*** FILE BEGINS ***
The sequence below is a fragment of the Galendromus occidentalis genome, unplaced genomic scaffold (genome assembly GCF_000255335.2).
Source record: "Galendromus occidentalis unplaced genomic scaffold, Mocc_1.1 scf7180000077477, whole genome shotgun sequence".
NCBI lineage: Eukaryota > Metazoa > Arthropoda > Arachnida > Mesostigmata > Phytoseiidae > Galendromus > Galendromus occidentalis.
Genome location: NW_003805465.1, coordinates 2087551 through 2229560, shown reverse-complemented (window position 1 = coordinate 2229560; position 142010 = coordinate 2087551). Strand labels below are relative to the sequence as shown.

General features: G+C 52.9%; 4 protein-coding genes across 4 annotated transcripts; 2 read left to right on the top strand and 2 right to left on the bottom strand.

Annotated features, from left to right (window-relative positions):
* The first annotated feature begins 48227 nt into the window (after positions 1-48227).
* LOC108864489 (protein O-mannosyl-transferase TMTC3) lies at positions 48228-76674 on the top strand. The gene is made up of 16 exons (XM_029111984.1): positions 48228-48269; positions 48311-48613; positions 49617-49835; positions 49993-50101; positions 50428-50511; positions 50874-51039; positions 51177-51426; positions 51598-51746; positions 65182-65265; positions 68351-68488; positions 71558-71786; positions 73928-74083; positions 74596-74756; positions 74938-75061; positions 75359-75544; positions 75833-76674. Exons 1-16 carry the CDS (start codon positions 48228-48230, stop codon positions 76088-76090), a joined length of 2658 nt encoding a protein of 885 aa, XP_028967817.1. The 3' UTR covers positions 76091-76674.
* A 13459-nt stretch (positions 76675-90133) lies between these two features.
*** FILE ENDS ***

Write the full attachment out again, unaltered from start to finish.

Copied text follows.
The sequence below is a fragment of the Galendromus occidentalis genome, unplaced genomic scaffold (genome assembly GCF_000255335.2).
Source record: "Galendromus occidentalis unplaced genomic scaffold, Mocc_1.1 scf7180000077477, whole genome shotgun sequence".
NCBI lineage: Eukaryota > Metazoa > Arthropoda > Arachnida > Mesostigmata > Phytoseiidae > Galendromus > Galendromus occidentalis.
Genome location: NW_003805465.1, coordinates 2087551 through 2229560, shown reverse-complemented (window position 1 = coordinate 2229560; position 142010 = coordinate 2087551). Strand labels below are relative to the sequence as shown.

General features: G+C 52.9%; 4 protein-coding genes across 4 annotated transcripts; 2 read left to right on the top strand and 2 right to left on the bottom strand.

Annotated features, from left to right (window-relative positions):
* The first annotated feature begins 48227 nt into the window (after positions 1-48227).
* LOC108864489 (protein O-mannosyl-transferase TMTC3) lies at positions 48228-76674 on the top strand. The gene is made up of 16 exons (XM_029111984.1): positions 48228-48269; positions 48311-48613; positions 49617-49835; positions 49993-50101; positions 50428-50511; positions 50874-51039; positions 51177-51426; positions 51598-51746; positions 65182-65265; positions 68351-68488; positions 71558-71786; positions 73928-74083; positions 74596-74756; positions 74938-75061; positions 75359-75544; positions 75833-76674. Exons 1-16 carry the CDS (start codon positions 48228-48230, stop codon positions 76088-76090), a joined length of 2658 nt encoding a protein of 885 aa, XP_028967817.1. The 3' UTR covers positions 76091-76674.
* A 13459-nt stretch (positions 76675-90133) lies between these two features.